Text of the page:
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View Diary: Mayoral Malarkey: A Guide to the Big City Mayor Races of 2013 (103 comments)

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  •  cities in crisis - can't pay for maintenance (0+ / 0-)

    we have heard the estimates from civil engineering orgs about the trillion in defrayed maintenance costs

    but in cities, elected officials, under the mantra of growth, sign on to new projects. Many elected officials are in real estate. Often they get money from the federal government. Then say 25 years later when roads need to be repaired, there is no money for that.

    cities are for the most part set up a chimney orgs

    strongtowns.org provides a forum for talking about making cities more liveable and affordable. They have a recent post about Return on Investment - something cities have not done.

    this article has three short videos. Here is what is said about them:

    I realize these are nuts and bolts kind of conversations, but it is important to note that I'm not suggesting that local government must always have a positive return on investment on everything it does. I'm also not suggesting that local government should stay completely out of any endeavor that would be altruistic. All I'm pointing out is that, whatever goals or desires a local government may have, the prerequisite to accomplishing those goals is financial solvency. The higher the return on public investments a community has and the greater its financial solvency, the more capacity it has to take on other endeavors.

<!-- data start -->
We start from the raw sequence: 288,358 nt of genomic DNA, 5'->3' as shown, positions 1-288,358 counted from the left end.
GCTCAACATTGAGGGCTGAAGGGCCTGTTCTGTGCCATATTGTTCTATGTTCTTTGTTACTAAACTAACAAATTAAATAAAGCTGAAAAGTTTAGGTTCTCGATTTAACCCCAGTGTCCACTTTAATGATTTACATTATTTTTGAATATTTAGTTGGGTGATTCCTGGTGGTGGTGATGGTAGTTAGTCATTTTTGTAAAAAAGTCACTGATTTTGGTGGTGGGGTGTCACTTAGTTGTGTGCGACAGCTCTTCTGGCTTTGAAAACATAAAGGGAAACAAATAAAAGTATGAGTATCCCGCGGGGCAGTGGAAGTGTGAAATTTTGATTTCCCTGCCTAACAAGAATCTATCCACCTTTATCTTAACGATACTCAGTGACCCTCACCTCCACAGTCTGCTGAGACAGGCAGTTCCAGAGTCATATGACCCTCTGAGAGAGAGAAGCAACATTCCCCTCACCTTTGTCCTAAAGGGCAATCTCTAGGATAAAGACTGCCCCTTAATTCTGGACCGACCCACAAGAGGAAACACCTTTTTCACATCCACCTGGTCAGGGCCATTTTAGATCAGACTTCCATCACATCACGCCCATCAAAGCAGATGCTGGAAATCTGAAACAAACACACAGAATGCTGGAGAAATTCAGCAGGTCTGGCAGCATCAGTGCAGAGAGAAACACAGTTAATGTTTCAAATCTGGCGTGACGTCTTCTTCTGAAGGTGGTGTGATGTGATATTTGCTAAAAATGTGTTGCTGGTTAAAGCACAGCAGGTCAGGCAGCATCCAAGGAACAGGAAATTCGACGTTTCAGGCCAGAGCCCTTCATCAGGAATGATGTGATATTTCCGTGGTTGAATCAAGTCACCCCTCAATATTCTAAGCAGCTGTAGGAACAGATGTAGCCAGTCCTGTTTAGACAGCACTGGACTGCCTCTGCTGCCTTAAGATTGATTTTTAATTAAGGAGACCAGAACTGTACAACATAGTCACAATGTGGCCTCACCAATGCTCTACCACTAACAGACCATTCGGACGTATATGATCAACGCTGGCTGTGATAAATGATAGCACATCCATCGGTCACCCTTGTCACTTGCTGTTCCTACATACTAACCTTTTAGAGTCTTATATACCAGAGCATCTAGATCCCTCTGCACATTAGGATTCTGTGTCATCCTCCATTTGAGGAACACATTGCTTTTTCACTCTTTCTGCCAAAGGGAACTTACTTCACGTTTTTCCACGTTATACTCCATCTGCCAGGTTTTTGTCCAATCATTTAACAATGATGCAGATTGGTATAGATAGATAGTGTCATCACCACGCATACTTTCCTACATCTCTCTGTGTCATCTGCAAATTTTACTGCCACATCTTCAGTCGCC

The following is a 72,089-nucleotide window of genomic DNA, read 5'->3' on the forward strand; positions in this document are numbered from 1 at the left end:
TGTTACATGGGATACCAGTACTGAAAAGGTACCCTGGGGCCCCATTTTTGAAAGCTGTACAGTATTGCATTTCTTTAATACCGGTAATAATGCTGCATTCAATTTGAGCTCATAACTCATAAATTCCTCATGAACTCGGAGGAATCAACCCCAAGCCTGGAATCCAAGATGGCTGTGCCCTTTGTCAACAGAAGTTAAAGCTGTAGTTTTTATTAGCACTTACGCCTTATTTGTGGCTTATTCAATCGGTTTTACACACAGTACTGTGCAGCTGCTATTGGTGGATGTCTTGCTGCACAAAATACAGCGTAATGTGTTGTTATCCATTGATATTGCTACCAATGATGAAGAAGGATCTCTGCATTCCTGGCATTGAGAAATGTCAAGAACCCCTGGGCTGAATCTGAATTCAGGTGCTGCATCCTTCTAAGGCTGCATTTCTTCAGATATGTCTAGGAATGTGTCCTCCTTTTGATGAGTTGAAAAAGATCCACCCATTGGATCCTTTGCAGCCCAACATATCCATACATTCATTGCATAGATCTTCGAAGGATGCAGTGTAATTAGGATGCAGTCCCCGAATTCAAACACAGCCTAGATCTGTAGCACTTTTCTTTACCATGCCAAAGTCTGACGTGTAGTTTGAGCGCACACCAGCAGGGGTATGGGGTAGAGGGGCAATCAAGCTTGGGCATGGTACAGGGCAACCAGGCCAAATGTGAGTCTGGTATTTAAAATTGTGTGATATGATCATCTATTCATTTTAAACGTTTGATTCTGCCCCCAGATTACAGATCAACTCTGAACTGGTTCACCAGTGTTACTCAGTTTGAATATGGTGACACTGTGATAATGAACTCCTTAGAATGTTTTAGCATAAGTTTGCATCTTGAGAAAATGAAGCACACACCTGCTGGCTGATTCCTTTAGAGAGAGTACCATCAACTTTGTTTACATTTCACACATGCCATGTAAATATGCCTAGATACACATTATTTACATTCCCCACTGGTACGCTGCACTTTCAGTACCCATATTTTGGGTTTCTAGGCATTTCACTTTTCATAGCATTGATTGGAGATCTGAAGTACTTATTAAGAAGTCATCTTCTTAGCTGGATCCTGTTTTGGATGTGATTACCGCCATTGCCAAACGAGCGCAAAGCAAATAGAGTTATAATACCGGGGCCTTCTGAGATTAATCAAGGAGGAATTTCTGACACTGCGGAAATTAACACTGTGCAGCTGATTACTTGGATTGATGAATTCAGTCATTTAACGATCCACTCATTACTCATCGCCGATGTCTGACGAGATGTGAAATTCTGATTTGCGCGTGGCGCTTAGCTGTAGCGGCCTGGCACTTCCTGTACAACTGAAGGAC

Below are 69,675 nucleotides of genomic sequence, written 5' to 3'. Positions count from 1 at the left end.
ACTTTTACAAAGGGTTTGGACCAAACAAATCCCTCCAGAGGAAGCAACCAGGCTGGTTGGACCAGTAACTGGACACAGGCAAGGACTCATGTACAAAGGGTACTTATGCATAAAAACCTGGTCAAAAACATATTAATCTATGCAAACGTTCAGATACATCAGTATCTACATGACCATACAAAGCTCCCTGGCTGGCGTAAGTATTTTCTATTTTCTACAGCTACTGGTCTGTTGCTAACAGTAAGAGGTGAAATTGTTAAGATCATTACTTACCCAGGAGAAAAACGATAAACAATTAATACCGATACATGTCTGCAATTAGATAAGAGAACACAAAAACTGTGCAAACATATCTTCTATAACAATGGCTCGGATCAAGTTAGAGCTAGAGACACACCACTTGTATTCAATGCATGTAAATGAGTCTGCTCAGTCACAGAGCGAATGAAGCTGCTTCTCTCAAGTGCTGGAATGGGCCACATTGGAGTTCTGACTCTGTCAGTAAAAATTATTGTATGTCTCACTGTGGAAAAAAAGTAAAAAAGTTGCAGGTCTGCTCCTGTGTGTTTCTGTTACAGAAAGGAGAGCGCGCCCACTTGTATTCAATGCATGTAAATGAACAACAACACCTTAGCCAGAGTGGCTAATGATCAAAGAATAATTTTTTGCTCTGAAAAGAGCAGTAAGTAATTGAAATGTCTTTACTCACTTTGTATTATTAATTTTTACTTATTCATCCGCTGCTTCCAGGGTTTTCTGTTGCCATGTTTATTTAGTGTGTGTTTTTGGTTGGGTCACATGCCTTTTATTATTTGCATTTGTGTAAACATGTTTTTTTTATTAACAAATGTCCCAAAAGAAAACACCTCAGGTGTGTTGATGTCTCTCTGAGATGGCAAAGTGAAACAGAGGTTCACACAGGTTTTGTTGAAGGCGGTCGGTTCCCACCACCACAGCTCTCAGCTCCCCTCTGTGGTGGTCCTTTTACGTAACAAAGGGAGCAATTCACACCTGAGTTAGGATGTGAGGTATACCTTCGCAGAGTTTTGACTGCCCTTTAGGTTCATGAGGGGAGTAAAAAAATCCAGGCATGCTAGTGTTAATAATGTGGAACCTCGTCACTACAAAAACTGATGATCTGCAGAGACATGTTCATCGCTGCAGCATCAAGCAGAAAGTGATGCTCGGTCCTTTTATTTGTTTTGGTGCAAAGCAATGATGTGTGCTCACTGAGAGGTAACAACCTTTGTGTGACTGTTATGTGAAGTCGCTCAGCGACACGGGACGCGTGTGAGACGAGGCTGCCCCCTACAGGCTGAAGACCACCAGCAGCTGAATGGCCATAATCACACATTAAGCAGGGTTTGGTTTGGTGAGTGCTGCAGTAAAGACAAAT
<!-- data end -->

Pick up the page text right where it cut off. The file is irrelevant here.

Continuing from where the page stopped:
That's actually not a difficult concept to comprehend.
    And in reality, none of this is difficult. In fact, there were times when I was putting these videos together that the sheer obvious nature of them caused me some private embarrassment. That was, until I stepped back and noted that no local government that I've ever seen operates in anywhere near this fashion. I shared them with a few friends last week and the consistent feedback I got was one word: radical.
    That these basic concepts are radical in America, circa 2013, says more about us than anything I could write.
    I added the bold.

    Here is the link to the article with the three videos.

    http://www.strongtowns.org/...

    Lots of good stuff on their web site as well.

    Lots of discussions

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